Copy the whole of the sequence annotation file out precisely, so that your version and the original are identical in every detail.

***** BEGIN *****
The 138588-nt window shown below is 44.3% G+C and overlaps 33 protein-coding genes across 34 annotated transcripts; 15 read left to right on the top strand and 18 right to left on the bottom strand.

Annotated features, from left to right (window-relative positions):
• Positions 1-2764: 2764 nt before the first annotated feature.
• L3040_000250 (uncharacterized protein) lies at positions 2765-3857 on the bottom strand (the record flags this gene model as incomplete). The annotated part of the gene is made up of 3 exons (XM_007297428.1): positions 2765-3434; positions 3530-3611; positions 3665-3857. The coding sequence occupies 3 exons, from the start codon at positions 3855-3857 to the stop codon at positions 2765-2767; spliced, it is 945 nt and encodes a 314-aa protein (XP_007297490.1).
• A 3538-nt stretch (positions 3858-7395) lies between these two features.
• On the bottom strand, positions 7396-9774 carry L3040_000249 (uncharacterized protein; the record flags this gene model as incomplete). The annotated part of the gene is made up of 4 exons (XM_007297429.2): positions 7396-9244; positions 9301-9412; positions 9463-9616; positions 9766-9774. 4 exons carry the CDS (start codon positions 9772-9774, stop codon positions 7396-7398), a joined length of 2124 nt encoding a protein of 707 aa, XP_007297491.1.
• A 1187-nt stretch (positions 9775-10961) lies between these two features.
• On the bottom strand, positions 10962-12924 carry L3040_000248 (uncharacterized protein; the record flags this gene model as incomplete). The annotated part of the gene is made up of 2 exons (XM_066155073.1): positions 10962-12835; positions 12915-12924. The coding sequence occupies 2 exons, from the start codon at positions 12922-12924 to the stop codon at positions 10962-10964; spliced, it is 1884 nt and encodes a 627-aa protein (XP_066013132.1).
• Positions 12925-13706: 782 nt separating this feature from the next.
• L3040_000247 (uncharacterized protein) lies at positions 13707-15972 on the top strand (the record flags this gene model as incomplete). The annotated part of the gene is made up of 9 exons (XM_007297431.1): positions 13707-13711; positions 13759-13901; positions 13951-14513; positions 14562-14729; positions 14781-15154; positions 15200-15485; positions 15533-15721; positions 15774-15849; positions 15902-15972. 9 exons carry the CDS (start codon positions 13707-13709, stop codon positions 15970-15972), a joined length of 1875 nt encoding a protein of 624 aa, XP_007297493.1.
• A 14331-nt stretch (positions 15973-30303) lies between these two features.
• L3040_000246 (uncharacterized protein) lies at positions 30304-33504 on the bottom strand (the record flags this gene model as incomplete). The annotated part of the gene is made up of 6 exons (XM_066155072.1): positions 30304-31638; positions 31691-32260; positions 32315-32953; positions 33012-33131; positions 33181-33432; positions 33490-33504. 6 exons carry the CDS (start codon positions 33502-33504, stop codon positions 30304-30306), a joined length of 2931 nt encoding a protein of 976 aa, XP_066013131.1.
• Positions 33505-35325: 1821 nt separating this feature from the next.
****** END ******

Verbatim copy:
The 138588-nt window shown below is 44.3% G+C and overlaps 33 protein-coding genes across 34 annotated transcripts; 15 read left to right on the top strand and 18 right to left on the bottom strand.

Annotated features, from left to right (window-relative positions):
• Positions 1-2764: 2764 nt before the first annotated feature.
• L3040_000250 (uncharacterized protein) lies at positions 2765-3857 on the bottom strand (the record flags this gene model as incomplete). The annotated part of the gene is made up of 3 exons (XM_007297428.1): positions 2765-3434; positions 3530-3611; positions 3665-3857. The coding sequence occupies 3 exons, from the start codon at positions 3855-3857 to the stop codon at positions 2765-2767; spliced, it is 945 nt and encodes a 314-aa protein (XP_007297490.1).
• A 3538-nt stretch (positions 3858-7395) lies between these two features.
• On the bottom strand, positions 7396-9774 carry L3040_000249 (uncharacterized protein; the record flags this gene model as incomplete). The annotated part of the gene is made up of 4 exons (XM_007297429.2): positions 7396-9244; positions 9301-9412; positions 9463-9616; positions 9766-9774. 4 exons carry the CDS (start codon positions 9772-9774, stop codon positions 7396-7398), a joined length of 2124 nt encoding a protein of 707 aa, XP_007297491.1.
• A 1187-nt stretch (positions 9775-10961) lies between these two features.
• On the bottom strand, positions 10962-12924 carry L3040_000248 (uncharacterized protein; the record flags this gene model as incomplete). The annotated part of the gene is made up of 2 exons (XM_066155073.1): positions 10962-12835; positions 12915-12924. The coding sequence occupies 2 exons, from the start codon at positions 12922-12924 to the stop codon at positions 10962-10964; spliced, it is 1884 nt and encodes a 627-aa protein (XP_066013132.1).
• Positions 12925-13706: 782 nt separating this feature from the next.
• L3040_000247 (uncharacterized protein) lies at positions 13707-15972 on the top strand (the record flags this gene model as incomplete). The annotated part of the gene is made up of 9 exons (XM_007297431.1): positions 13707-13711; positions 13759-13901; positions 13951-14513; positions 14562-14729; positions 14781-15154; positions 15200-15485; positions 15533-15721; positions 15774-15849; positions 15902-15972. 9 exons carry the CDS (start codon positions 13707-13709, stop codon positions 15970-15972), a joined length of 1875 nt encoding a protein of 624 aa, XP_007297493.1.
• A 14331-nt stretch (positions 15973-30303) lies between these two features.
• L3040_000246 (uncharacterized protein) lies at positions 30304-33504 on the bottom strand (the record flags this gene model as incomplete). The annotated part of the gene is made up of 6 exons (XM_066155072.1): positions 30304-31638; positions 31691-32260; positions 32315-32953; positions 33012-33131; positions 33181-33432; positions 33490-33504. 6 exons carry the CDS (start codon positions 33502-33504, stop codon positions 30304-30306), a joined length of 2931 nt encoding a protein of 976 aa, XP_066013131.1.
• Positions 33505-35325: 1821 nt separating this feature from the next.